To: From: Date: Re:

Chris Kojm Tom Eldridge, Janice Kephart, Walter Hempel, Kelly Moore July 23, 2004 Publication of a staff report on border security by the report's authors: Tom Eldridge, Janice Kephart, Walter Hempel and Kelly Moore. We have three issues we need your help to resolve at our meeting on Monday. First is whether the staff report will be published. Second is reaching agreement about the proper attribution for this work; and third is what should be the editing process for the staff report. First, the staff report is of publication quality, and will provide new and very valuable scholarship on our topic area. It will bolster the Commission Report and provide crucial facts supporting its recommendations. While the report is the definitive history of 9/11, our staff report is the definitive history of terrorist travel pre-9/11, and the post-9/11 border security actions. There is a large audience of government officials, experts in the private sector, and ordinary citizens who will read and use our supplemental staff report on "immigration, non-immigrant visas and border control." Second, is the question of who is responsible for the work contained in this staff report. The staff report we have given you is overwhelmingly the work of the four of us. The four of us have: o developed a timeline and internal deadlines for the production of the report; o revised the outline to include a Preface, an Introduction, a Chronology of the hijacker's entries, and the Saudi flights and removed a section on Lost Opportunities; o drafted the entire report, which is about 235 pages plus graphics; o edited the entire report; o revised the draft and re-edited (several times); o scrubbed the document footnotes; o added graphics. We accomplished this work over the past several months with no guidance or input from our team leader. During this time, our team leader drafted 4.5 pages, and did not respond to our repeated requests to edit these 4.5 pages, requests we made in May and again in June. Those pages are, therefore, not in the current draft you have. After she reviewed the first couple of draft chapters our team leader disengaged from the process completely to devote herself entirely to Commission Report recommendations. (Of course, the four us were able to produce material for the Commission Report and continue to draft the staff report.) For these reasons, it would be inappropriate and unprofessional to attribute our work to her. Third is the question of the editing process. We feel very strongly that it should move forward with editorial control vested in the Front Office working with the authors of the staff report. As we stated in our earlier email, this is not an easy topic to discuss, but this problem must be addressed by the Front Office in a constructive way. The four authors of the staff report are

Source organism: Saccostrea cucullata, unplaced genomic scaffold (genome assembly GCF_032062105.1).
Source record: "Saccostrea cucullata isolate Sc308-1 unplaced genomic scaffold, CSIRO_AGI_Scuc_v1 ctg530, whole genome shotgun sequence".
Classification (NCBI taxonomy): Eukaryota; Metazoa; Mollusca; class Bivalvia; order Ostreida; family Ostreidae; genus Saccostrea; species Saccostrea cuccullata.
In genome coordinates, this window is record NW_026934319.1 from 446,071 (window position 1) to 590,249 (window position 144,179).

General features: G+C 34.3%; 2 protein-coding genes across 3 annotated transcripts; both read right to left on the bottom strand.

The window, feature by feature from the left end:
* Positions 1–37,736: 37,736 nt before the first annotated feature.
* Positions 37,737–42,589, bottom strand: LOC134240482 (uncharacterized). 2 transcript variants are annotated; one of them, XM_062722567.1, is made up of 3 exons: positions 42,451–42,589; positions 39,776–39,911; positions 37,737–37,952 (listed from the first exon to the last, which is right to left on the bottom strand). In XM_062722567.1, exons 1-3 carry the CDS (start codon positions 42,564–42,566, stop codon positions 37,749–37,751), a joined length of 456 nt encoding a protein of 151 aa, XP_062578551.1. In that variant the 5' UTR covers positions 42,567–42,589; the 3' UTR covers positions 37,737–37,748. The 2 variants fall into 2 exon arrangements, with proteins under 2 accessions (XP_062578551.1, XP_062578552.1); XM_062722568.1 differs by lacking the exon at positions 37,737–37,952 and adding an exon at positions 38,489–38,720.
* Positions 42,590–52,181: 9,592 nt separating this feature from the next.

highly productive. Our research skills are strong. We write well. We meet deadlines. We are objective. Unfortunately, despite these skills and abilities, for several months Team 5 has not operated as a team. We know we should have come to you as a group sooner, but we kept trying to work with our team leader. We even tried an off-site retreat. Unfortunately, we have found that working with our team leader is so counterproductive that we have no alternative but to seek your intervention. There are several reasons for this rupture that we can spell out for you in greater detail if you feel it would be useful to you. In general, they concern the unwillingness and/or inability of our team leader to seek consensus among our team, show proper respect for the views of other team members, provide the team with information about Commission deadlines and work requirements, produce work to us and to others in a timely fashion, and separate personal political views from Commission work. We have many examples we can provide on these topics, but the reality is that she has completely lost the trust and faith of her team, and this loss is irreversible. Please understand that our concerns here are professional and profound, not personal. We lay this out to look forward, not back. We believe the report we have produced should be published, but that will not be possible if our team leader is given editorial control over our work. We need a new approach with a change in responsibilities, one that recognizes appropriately the contribution of each team member, and moves us forward efficiently toward publishing. We are flexible as to the process that would allow us to publish our work, so long as the above principles are respected. What we cannot accept is a system where our team leader—who has utterly failed to show leadership to this point—exercises editorial control over work she did not participate in drafting.